• Storage limitation. More rules for companies, more security for people.
  • Integrity and confidentiality. Companies must pay greater attention to data retention.
  • Accountability. The Data Protection Officer is responsible for data protection. It must verify and be able to demonstrate that the GDPR is respected.

The Economist Intelligent Unit, The three pillar of digital identity, sponsored by ForgeRock

So, do you have a plan?

We cannot completely eliminate risks: it is possible that sooner or later a data breach occurs. But when that happens, one must have already done everything possible to make sure that the violation causes as little damage as possible. And be able to demonstrate that the company has taken all the necessary measures to minimise the risk. This is crucial to avoid penalties of up to EUR 20 million or 4% of the company turnover. Therefore, it is important to have a plan.

The GDPR can also be a great opportunity for companies to simplify rules and organizational processes, and save money. The regulatory nature of the GDPR implies its direct application. It does not require implementation by laws at a local level, something which in the past led to different interpretations by member states. The European Union estimates that this will mean an overall saving of EUR 2.3 billion per year for companies.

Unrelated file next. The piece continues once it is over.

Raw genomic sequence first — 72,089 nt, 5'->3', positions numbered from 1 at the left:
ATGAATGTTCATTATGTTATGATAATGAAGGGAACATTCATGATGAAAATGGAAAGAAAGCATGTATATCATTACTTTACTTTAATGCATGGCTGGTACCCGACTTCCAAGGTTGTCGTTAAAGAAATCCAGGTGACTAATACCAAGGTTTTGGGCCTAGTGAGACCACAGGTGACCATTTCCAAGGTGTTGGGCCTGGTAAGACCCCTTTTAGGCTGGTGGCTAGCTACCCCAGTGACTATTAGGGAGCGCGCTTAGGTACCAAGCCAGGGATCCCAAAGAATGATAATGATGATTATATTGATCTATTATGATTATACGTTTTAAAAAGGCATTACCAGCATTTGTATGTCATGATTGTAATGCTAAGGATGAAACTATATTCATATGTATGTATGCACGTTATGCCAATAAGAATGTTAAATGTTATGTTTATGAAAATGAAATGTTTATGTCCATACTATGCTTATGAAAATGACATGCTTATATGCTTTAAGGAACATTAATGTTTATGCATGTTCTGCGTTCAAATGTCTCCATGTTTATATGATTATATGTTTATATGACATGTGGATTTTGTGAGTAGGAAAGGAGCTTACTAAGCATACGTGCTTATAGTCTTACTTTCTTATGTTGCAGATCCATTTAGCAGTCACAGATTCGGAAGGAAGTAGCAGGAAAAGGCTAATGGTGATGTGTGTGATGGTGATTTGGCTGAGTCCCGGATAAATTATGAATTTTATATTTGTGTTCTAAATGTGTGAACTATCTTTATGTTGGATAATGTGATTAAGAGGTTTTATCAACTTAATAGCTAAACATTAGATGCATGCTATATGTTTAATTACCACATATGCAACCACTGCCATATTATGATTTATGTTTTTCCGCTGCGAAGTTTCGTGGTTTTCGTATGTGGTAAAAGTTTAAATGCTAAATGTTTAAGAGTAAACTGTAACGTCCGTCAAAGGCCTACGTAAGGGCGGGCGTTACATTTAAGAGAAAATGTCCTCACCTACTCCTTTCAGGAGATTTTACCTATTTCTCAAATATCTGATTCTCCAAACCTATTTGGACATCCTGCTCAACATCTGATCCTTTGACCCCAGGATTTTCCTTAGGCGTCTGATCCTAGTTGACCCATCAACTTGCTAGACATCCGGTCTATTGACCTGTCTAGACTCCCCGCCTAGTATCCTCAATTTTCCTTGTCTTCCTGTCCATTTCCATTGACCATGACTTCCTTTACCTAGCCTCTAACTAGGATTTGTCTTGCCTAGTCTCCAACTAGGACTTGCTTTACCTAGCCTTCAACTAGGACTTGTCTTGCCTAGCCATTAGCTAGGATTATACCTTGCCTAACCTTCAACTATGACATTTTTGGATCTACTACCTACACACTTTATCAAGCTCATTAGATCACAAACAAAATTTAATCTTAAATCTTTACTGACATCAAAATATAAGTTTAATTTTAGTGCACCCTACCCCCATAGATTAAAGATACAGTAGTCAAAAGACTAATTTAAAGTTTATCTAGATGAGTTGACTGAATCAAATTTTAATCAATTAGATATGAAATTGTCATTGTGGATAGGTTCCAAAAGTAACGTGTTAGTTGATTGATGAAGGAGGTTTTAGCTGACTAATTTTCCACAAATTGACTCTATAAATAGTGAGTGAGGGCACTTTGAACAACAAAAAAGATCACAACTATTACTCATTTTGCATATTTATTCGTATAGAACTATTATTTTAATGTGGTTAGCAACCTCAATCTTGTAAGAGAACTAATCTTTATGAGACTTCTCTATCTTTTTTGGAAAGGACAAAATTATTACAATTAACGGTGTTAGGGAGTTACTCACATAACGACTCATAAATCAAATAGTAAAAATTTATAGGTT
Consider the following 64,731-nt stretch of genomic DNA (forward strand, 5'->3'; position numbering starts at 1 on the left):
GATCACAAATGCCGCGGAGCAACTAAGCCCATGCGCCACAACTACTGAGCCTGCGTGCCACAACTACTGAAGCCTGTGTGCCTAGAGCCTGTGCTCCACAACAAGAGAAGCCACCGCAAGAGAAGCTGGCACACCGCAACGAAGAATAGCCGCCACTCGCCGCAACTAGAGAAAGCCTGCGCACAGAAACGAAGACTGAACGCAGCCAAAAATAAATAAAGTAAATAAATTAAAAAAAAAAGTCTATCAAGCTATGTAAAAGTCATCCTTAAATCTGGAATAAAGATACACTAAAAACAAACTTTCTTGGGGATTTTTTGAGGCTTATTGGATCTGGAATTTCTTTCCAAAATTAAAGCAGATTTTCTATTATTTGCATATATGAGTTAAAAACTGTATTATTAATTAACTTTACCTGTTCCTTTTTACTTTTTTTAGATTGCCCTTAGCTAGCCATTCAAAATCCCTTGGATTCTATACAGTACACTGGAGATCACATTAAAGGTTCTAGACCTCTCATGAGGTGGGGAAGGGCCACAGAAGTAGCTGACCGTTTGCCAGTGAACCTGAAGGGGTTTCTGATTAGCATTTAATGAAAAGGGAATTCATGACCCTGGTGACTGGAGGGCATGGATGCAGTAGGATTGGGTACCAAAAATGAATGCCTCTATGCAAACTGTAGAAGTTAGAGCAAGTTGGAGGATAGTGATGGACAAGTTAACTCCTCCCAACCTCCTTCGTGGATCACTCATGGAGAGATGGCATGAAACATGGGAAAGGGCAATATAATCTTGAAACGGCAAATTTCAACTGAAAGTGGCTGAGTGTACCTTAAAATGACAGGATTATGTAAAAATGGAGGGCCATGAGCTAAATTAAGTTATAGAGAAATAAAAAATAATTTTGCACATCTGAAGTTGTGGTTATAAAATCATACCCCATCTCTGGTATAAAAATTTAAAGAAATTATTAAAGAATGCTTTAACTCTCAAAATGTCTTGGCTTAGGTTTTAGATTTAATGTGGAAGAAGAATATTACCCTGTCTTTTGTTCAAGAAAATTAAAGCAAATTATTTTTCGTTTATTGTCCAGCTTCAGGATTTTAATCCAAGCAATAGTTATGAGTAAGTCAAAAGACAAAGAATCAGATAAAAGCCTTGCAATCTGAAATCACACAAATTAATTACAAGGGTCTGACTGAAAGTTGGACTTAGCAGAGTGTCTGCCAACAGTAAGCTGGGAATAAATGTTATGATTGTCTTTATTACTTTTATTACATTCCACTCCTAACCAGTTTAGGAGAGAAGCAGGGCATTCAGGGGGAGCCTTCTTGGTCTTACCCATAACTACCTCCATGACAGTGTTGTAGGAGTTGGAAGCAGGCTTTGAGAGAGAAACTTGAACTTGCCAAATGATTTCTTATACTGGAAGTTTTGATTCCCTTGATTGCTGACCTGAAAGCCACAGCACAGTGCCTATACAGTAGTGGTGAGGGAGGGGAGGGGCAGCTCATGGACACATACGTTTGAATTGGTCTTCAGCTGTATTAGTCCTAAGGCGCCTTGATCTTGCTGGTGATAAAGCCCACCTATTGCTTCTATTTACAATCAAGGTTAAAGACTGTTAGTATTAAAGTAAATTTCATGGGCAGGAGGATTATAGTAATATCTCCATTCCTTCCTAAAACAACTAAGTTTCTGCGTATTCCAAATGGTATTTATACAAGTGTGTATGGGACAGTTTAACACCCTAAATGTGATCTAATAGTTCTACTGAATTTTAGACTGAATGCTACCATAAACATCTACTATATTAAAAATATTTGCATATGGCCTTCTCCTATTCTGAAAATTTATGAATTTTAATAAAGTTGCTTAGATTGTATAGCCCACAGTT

In short, the GDPR does not intend to make life more difficult for companies. On the contrary, it intends to make it easier, cheaper and safer to process and protect personal data, recreating a relationship of trust between citizens and companies that work with their data.

 

Alessandro Pollini (BSD design) contributed to this article. BSD design is a design and research centre on human factors, ergonomics and interaction design. It specializes in interaction with complex systems, user research and resilience of organizations. BSD design supports companies in the analysis of human factors and in the development of awareness and security actions in organizations.

Giorgio Sestili
giorgio.sestili@dblue.it